In this line chart, the horizontal axis shows years from 1700 to 1925. The vertical axis shows GDP per capita in 2011 international dollars. There are two series, one for the United States and one for the United Kingdom. In the United Kingdom, GDP was approximately 2,600 dollars in 1709 when Abraham Darby began iron-smelting, in 1712 when Newcomen invented the steam engine, and in 1733 when the Flying Shuttle weaving machine was invented. GDP was approximately 3,000 dollars in 1761 when the Bridgewater canal was built to transport coal, in 1764 when Hargreaves invented the Spinning Jenny, in 1769 when James Watt was granted a patent for his steam engine, and in 1779 when Akrkwright opened a cotton spinning mill using water-power. GDP was approximately 3,500 dollars in 1798 when Malthus published his essay and in 1801 when Trevithick built the first railway locomotive. GDP was almost 4,000 dollars in 1830 when Stephenson opened a railway connecting the textile mills with the port of Liverpool. GDP was 5,000 dollars in 1851 when rural-to-urban migration meant that half of the British population now lived in towns. GDP was 6,000 dollars in 1876 when Alexander Graham Bell patented the telephone. GDP was 8,000 dollars in 1914, the the First World War started. By 1925, GDP in the United Kingdom was 8,000 dollars. In the United States, GDP was approximately 2,000 dollars in 1720. GDP was 3,500 dollars in 1834 when McCormick patented the mechanical reaper, revolutionizing harvesting in the US. GDP was 5,000 dollars in 1869 when the US transcontinental railroad was completed. GDP was 6,000 dollars in 1879 when Edison invented the incandescent lightbulb. GDP was 8,000 dollars in 1913 when Henry Ford introduced assembly line manufacturing. GDP was 11,000 dollars by 1925.

Figure 1.7 The Industrial Revolution and the continuous technological revolution.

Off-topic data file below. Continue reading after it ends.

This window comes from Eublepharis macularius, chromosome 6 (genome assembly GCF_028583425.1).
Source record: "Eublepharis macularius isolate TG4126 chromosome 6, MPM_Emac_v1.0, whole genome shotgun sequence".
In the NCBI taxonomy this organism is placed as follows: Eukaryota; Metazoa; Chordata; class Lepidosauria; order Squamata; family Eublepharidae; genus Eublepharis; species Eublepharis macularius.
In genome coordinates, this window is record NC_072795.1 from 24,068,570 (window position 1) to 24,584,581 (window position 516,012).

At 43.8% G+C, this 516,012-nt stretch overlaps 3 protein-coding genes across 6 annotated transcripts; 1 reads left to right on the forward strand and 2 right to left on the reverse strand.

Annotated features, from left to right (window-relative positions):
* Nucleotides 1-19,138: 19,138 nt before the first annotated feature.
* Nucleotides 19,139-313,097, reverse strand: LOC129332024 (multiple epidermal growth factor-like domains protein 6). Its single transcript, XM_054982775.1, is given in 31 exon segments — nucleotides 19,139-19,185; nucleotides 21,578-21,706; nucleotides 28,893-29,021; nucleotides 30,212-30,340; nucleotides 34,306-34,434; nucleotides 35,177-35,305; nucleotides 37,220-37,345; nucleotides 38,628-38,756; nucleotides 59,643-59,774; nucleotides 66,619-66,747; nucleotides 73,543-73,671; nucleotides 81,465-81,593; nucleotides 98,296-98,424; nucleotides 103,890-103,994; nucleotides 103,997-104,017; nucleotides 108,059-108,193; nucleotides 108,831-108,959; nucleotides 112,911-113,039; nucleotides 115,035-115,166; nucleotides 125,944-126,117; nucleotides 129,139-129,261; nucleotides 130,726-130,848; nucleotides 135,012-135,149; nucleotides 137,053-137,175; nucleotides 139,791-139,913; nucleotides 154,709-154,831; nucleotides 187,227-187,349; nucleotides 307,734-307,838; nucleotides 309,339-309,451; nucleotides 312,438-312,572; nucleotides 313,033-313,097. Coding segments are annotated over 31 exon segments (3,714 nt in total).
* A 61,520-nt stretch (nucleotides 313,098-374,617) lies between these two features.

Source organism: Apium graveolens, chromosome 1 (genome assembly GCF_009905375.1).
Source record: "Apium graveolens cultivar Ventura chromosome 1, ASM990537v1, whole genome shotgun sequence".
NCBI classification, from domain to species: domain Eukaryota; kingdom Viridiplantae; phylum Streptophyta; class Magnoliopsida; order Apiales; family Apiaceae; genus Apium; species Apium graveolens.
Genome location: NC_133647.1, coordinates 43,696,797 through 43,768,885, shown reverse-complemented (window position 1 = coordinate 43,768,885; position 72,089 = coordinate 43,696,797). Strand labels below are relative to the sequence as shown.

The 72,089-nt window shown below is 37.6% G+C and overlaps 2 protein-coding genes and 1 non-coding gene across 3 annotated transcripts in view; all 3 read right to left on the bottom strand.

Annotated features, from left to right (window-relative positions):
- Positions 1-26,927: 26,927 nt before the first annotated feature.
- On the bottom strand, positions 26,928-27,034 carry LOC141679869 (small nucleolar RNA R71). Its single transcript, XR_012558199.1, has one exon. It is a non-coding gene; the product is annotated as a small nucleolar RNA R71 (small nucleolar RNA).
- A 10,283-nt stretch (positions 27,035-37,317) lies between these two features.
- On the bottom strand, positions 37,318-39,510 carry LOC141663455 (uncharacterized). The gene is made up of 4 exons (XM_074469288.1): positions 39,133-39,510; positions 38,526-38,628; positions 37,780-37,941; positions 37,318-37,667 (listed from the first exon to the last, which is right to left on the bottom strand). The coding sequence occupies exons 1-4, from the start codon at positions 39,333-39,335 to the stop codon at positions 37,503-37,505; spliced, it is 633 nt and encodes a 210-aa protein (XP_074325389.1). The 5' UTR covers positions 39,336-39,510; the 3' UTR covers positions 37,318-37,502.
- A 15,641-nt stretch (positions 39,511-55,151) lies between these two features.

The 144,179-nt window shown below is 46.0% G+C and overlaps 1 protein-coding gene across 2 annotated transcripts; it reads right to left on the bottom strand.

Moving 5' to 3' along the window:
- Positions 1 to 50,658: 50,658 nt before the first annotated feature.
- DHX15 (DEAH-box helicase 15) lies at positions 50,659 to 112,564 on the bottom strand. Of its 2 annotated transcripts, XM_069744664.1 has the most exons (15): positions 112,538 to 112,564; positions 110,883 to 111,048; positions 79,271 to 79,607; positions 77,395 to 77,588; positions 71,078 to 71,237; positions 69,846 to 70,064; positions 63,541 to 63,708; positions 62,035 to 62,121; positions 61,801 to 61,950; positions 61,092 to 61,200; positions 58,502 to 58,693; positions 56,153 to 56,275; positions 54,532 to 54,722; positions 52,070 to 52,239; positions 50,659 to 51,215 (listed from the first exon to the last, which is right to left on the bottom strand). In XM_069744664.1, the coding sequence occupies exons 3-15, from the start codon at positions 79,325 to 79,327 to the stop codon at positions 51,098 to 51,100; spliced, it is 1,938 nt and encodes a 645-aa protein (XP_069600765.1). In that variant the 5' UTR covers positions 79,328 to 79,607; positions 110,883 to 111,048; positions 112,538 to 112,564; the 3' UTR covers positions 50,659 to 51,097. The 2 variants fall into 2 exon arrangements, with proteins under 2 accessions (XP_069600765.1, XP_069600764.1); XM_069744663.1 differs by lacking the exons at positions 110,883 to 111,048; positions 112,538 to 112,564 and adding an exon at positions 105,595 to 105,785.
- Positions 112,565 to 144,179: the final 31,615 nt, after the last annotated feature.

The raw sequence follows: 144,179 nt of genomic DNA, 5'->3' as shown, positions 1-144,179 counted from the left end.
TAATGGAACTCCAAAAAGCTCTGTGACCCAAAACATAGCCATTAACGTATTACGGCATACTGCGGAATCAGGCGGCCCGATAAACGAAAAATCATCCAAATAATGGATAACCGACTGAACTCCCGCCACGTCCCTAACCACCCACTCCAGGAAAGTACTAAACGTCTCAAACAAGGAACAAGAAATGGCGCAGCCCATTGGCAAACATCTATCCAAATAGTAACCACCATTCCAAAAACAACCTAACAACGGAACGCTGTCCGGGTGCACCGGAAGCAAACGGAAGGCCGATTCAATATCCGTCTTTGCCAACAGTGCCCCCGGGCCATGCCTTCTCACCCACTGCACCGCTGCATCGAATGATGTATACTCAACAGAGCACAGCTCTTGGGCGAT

Jutta Bolt and Jan Luiten van Zanden. 2020. Maddison Project Database, version 2020. ‘Maddison style estimates of the evolution of the world economy. A new 2020 update’

An early invention was Thomas Newcomen’s steam engine, which was used to pump water out of mines. Developed further by James Watt, steam engines were eventually used across the economy: in textiles, manufacturing, railways, and steamships. They are an example of what is termed a general-purpose innovation or technology: a technological advancement that can be applied to many sectors, and which spawns further innovations.

The number of internet users worldwide rose from 2.6 million in 1990 to 4.7 billion by 2020.3 4

The process of innovation did not end with the Industrial Revolution, as the example of lighting shows. It has continued with the application of new technologies in many industries, including electricity, transportation (canals, railroads, automobiles), and most recently, the revolution in information processing and digital communication. These broadly applicable general-purpose innovations give a particularly strong impetus to growth in living standards, because they change the way that large parts of the economy work.

But if technological progress raised living standards as we have suggested, then why was the hockey stick flat for most of the past thousand years? This unit and the next will show how economic reasoning helps to explain both the flat part of the hockey stick and the upturn.

Question 1.4 Choose the correct answer(s)

Which of the following variable(s) have followed the so-called ‘hockey stick’ trajectory—that is, little to no growth for most of history followed by a sudden and sharp change to a positive growth rate?

  • GDP per capita
  • technological progress in lighting
  • income inequality
  • atmospheric CO2
  • GDP per capita grew slowly or not at all in economies prior to industrialization, whereupon it began to grow at an ever-increasing rate.
  • The description of technological change in lighting indicates hockey stick growth—technological progress in lighting efficiency was slow until the 1800s but has increased rapidly since then.
  • There is no unidirectional trend in inequality over time. While most early hunter-gatherer economies were not highly unequal compared to later farming and industrial economies, economies in the modern era have varied from highly equal to highly unequal.
  • The growth in atmospheric CO2 began from the mid-nineteenth century as a consequence of the burning of fossil fuels as the technologies introduced in the Industrial Revolution spread (Figure 1.2a).
  1. William Nordhaus. 1998. ‘Do Real Output and Real Wage Measures Capture Reality? The History of Lighting Suggests Not’. Cowles Foundation for Research in Economics Paper 1078. 

  2. David S. Landes. 2003. The Unbound Prometheus: Technological Change and Industrial Development in Western Europe from 1750 to the Present. Cambridge: Cambridge University Press. 

  3. World Bank, World Development Indicators. 2022. Population, total

  4. World Bank, World Development Indicators. 2022. Individuals using the Internet (% of population)